Encounters with Duchamp's 'Fountain'
On a visit to Tate Modern I thought it might be fun to do a study of Duchamp's 'Fountain', a piece of 'readymade' sculpture which the Tate quotes as topping a poll of 500 art experts in the UK to be the single most influential piece of art created in the 20th century.
I was keen to see what the galleristas at the Tate would make of it, so I sat on a convenient bench for about an hour and photographed the passers by.
The work itself was submitted by Duchamp, under the guise of R Mutt (Mott was the maker of the sanitary ware), to the inaugural exhibition of the Society of Independent Artists in New York. A group that Duchamp had himself helped to found. The works submitted by members were supposed to be hung without reservation, but the directors of the society present during the hanging decided to exclude the urinal as not fitting to be shown on the grounds of both art and decency. Duchamp resigned from the society and retrieved the urinal which was photographed by Stieglitz. It was then believed to have been taken back to Duchamp's studio but was lost at some later date. So the Fountain in the Tate is actually a reproduction dating from 1964.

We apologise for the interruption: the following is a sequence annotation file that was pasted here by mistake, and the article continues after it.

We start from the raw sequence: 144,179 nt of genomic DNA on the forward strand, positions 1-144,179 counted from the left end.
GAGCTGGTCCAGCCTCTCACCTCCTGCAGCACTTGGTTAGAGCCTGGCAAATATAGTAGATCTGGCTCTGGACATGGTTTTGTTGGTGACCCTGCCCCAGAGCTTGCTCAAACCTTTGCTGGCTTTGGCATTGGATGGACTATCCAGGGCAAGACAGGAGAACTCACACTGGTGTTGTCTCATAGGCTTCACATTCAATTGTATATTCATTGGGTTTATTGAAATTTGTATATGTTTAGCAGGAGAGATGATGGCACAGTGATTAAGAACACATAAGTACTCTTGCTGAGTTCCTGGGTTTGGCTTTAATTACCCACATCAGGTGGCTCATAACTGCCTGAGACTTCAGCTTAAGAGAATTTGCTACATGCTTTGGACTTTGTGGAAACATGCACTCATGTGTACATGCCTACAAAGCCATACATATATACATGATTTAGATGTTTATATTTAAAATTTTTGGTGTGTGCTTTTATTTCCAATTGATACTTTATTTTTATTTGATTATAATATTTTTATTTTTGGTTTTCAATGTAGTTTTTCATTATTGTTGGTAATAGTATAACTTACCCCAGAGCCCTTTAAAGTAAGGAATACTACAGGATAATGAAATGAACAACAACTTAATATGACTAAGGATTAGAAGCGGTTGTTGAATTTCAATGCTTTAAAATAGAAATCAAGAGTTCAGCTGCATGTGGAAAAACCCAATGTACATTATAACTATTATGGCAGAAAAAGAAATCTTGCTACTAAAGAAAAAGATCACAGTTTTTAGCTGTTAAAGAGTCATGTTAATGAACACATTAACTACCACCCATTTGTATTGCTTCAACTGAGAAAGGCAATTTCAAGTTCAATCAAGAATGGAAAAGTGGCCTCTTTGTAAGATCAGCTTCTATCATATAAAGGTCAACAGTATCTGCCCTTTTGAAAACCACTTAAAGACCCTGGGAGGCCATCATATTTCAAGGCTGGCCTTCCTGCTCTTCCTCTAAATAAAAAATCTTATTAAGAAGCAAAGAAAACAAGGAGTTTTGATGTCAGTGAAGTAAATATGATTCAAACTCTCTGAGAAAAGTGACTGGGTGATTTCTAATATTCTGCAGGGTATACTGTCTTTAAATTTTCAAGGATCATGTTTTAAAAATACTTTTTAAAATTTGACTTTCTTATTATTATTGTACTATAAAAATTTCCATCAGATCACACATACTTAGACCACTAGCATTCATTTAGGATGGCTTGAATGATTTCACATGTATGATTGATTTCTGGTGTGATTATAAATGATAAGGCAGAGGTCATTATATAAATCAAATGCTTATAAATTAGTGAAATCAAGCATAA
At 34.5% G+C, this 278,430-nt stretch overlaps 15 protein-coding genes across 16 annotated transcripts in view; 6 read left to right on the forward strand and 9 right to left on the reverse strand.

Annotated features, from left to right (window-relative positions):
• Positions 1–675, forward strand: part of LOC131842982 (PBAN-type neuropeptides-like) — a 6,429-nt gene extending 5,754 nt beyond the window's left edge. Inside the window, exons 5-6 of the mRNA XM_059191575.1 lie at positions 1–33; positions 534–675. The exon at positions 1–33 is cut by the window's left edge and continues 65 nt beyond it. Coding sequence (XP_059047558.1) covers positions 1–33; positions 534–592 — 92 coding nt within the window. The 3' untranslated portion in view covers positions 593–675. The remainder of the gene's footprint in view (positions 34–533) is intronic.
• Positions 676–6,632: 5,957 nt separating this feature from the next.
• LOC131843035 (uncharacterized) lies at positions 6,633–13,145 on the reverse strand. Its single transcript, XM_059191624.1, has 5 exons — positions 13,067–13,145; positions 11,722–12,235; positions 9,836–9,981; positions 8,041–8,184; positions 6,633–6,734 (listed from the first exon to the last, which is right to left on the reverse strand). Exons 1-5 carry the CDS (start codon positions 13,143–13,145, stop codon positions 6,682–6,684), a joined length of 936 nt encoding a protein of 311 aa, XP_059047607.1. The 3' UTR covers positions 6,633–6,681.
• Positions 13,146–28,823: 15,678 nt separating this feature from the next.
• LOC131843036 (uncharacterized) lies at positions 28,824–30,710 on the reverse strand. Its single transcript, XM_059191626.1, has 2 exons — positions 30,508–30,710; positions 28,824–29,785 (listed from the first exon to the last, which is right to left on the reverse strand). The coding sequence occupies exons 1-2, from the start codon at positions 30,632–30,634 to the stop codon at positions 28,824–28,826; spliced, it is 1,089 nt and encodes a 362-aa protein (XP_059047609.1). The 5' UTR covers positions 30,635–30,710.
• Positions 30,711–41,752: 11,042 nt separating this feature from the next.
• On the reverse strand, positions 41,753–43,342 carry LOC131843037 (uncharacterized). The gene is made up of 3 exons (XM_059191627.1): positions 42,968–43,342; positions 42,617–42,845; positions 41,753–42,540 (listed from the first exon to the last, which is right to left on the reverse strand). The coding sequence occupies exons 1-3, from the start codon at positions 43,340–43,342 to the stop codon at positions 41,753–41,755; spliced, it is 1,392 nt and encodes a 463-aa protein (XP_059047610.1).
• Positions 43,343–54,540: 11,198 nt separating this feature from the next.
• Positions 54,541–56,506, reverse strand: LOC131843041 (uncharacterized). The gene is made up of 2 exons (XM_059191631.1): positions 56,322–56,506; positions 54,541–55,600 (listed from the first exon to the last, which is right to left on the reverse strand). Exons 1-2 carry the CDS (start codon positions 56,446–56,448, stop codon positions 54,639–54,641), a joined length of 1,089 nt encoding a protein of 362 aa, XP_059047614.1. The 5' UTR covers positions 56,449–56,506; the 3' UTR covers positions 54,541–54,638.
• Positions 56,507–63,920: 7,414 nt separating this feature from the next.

No one took much interest in me as I worked on my bench. I wanted to try and get the faces of people actually looking through the box, with the sculpture in sharp focus but the faces not. I did broaden this at some points to get reactions from people 'out of the box'.
The first picture I took in portrait mode head on, this is when I conceived the idea. After that they are all in landscape mode looking in the same direction. The adults normally looked pretty underwhelmed by this iconic artwork, but it made the children smile.